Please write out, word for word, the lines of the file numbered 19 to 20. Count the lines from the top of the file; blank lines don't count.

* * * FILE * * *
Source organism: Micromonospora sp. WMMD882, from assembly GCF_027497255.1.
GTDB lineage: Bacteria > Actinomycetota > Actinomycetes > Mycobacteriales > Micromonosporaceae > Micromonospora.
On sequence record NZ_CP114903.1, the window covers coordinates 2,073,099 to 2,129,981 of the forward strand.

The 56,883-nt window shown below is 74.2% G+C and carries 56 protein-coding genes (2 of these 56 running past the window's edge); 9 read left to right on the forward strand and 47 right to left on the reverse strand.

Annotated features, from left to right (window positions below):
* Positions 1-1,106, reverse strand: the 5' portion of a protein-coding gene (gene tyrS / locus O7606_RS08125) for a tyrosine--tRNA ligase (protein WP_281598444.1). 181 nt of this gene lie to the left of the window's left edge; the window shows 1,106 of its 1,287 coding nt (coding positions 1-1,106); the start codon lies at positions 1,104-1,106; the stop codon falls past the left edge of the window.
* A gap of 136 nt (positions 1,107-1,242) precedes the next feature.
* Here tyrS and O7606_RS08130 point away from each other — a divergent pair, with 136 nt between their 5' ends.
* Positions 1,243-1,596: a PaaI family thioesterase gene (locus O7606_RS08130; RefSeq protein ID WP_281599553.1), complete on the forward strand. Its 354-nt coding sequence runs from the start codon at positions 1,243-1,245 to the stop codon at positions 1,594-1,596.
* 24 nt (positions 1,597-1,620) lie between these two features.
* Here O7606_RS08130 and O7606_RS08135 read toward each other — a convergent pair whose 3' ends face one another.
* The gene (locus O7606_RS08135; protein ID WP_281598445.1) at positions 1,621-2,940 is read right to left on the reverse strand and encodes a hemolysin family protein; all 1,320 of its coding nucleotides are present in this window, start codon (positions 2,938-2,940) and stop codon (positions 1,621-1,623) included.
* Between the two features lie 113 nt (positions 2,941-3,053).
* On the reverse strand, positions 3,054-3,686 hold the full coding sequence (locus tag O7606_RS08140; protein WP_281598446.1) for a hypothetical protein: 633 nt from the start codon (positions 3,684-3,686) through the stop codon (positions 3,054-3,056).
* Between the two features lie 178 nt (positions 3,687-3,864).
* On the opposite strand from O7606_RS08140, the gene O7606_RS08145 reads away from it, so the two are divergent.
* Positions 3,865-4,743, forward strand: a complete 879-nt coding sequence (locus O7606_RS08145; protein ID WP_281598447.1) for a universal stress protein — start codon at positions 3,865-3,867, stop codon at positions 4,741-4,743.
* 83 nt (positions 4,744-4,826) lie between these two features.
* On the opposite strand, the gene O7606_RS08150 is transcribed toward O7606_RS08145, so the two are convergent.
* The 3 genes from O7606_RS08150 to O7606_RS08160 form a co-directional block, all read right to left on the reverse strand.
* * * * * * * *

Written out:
* On the opposite strand, the gene O7606_RS08150 is transcribed toward O7606_RS08145, so the two are convergent.
* The 3 genes from O7606_RS08150 to O7606_RS08160 form a co-directional block, all read right to left on the reverse strand.